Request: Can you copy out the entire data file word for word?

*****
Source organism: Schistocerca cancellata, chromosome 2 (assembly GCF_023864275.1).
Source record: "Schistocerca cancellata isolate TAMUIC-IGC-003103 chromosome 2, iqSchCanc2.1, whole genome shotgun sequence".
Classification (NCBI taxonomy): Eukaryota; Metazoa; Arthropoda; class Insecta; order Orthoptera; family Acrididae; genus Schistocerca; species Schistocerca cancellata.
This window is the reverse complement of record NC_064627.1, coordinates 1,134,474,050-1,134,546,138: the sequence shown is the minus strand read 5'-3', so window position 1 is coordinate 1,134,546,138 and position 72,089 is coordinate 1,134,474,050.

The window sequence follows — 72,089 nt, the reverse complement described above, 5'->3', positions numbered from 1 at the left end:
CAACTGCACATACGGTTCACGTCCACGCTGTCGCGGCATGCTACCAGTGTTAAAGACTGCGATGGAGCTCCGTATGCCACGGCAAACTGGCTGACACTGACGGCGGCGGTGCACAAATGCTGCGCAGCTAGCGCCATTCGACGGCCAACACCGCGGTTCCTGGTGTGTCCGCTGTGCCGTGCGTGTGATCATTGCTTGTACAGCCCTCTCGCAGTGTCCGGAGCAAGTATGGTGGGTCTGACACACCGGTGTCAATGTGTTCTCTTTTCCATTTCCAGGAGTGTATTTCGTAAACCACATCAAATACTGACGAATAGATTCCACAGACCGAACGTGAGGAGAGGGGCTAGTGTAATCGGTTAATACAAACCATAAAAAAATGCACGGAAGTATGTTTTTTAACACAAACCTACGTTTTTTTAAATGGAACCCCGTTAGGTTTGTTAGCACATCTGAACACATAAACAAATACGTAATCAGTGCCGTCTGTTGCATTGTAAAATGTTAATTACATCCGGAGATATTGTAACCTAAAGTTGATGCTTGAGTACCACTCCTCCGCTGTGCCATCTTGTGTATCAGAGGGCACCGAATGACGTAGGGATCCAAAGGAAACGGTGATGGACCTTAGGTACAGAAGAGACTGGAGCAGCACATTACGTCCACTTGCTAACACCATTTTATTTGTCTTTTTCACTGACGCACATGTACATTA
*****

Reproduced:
Source organism: Schistocerca cancellata, chromosome 2 (assembly GCF_023864275.1).
Source record: "Schistocerca cancellata isolate TAMUIC-IGC-003103 chromosome 2, iqSchCanc2.1, whole genome shotgun sequence".
Classification (NCBI taxonomy): Eukaryota; Metazoa; Arthropoda; class Insecta; order Orthoptera; family Acrididae; genus Schistocerca; species Schistocerca cancellata.
This window is the reverse complement of record NC_064627.1, coordinates 1,134,474,050-1,134,546,138: the sequence shown is the minus strand read 5'-3', so window position 1 is coordinate 1,134,546,138 and position 72,089 is coordinate 1,134,474,050.

The window sequence follows — 72,089 nt, the reverse complement described above, 5'->3', positions numbered from 1 at the left end:
CAACTGCACATACGGTTCACGTCCACGCTGTCGCGGCATGCTACCAGTGTTAAAGACTGCGATGGAGCTCCGTATGCCACGGCAAACTGGCTGACACTGACGGCGGCGGTGCACAAATGCTGCGCAGCTAGCGCCATTCGACGGCCAACACCGCGGTTCCTGGTGTGTCCGCTGTGCCGTGCGTGTGATCATTGCTTGTACAGCCCTCTCGCAGTGTCCGGAGCAAGTATGGTGGGTCTGACACACCGGTGTCAATGTGTTCTCTTTTCCATTTCCAGGAGTGTATTTCGTAAACCACATCAAATACTGACGAATAGATTCCACAGACCGAACGTGAGGAGAGGGGCTAGTGTAATCGGTTAATACAAACCATAAAAAAATGCACGGAAGTATGTTTTTTAACACAAACCTACGTTTTTTTAAATGGAACCCCGTTAGGTTTGTTAGCACATCTGAACACATAAACAAATACGTAATCAGTGCCGTCTGTTGCATTGTAAAATGTTAATTACATCCGGAGATATTGTAACCTAAAGTTGATGCTTGAGTACCACTCCTCCGCTGTGCCATCTTGTGTATCAGAGGGCACCGAATGACGTAGGGATCCAAAGGAAACGGTGATGGACCTTAGGTACAGAAGAGACTGGAGCAGCACATTACGTCCACTTGCTAACACCATTTTATTTGTCTTTTTCACTGACGCACATGTACATTA